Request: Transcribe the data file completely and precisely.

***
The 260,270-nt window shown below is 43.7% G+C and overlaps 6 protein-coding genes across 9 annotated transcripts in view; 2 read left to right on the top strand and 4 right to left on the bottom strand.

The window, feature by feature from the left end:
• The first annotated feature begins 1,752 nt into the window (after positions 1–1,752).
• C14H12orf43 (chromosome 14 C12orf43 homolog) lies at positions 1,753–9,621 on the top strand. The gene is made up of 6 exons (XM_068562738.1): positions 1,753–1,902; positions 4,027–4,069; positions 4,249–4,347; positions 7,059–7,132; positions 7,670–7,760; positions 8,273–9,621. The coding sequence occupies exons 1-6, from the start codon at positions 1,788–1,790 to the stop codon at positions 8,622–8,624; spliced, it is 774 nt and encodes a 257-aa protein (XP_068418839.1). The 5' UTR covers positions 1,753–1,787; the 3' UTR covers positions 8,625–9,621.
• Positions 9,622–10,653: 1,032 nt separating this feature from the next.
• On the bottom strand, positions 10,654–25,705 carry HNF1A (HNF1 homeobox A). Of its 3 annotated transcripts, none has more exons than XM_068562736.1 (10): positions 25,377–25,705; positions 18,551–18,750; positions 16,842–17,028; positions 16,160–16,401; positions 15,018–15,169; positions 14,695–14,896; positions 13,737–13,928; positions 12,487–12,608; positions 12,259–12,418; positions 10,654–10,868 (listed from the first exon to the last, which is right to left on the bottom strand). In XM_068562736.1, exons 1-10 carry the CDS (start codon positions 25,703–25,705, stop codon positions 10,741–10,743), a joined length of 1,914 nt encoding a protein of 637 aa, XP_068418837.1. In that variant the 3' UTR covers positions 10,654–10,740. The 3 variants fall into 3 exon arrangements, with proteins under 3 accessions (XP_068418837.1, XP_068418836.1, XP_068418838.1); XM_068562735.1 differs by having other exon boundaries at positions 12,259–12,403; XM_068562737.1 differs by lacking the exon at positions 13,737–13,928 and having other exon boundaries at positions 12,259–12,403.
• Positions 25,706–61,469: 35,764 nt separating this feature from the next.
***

The 260,270-nt window shown below is 43.7% G+C and overlaps 6 protein-coding genes across 9 annotated transcripts in view; 2 read left to right on the top strand and 4 right to left on the bottom strand.

The window, feature by feature from the left end:
• The first annotated feature begins 1,752 nt into the window (after positions 1–1,752).
• C14H12orf43 (chromosome 14 C12orf43 homolog) lies at positions 1,753–9,621 on the top strand. The gene is made up of 6 exons (XM_068562738.1): positions 1,753–1,902; positions 4,027–4,069; positions 4,249–4,347; positions 7,059–7,132; positions 7,670–7,760; positions 8,273–9,621. The coding sequence occupies exons 1-6, from the start codon at positions 1,788–1,790 to the stop codon at positions 8,622–8,624; spliced, it is 774 nt and encodes a 257-aa protein (XP_068418839.1). The 5' UTR covers positions 1,753–1,787; the 3' UTR covers positions 8,625–9,621.
• Positions 9,622–10,653: 1,032 nt separating this feature from the next.
• On the bottom strand, positions 10,654–25,705 carry HNF1A (HNF1 homeobox A). Of its 3 annotated transcripts, none has more exons than XM_068562736.1 (10): positions 25,377–25,705; positions 18,551–18,750; positions 16,842–17,028; positions 16,160–16,401; positions 15,018–15,169; positions 14,695–14,896; positions 13,737–13,928; positions 12,487–12,608; positions 12,259–12,418; positions 10,654–10,868 (listed from the first exon to the last, which is right to left on the bottom strand). In XM_068562736.1, exons 1-10 carry the CDS (start codon positions 25,703–25,705, stop codon positions 10,741–10,743), a joined length of 1,914 nt encoding a protein of 637 aa, XP_068418837.1. In that variant the 3' UTR covers positions 10,654–10,740. The 3 variants fall into 3 exon arrangements, with proteins under 3 accessions (XP_068418837.1, XP_068418836.1, XP_068418838.1); XM_068562735.1 differs by having other exon boundaries at positions 12,259–12,403; XM_068562737.1 differs by lacking the exon at positions 13,737–13,928 and having other exon boundaries at positions 12,259–12,403.
• Positions 25,706–61,469: 35,764 nt separating this feature from the next.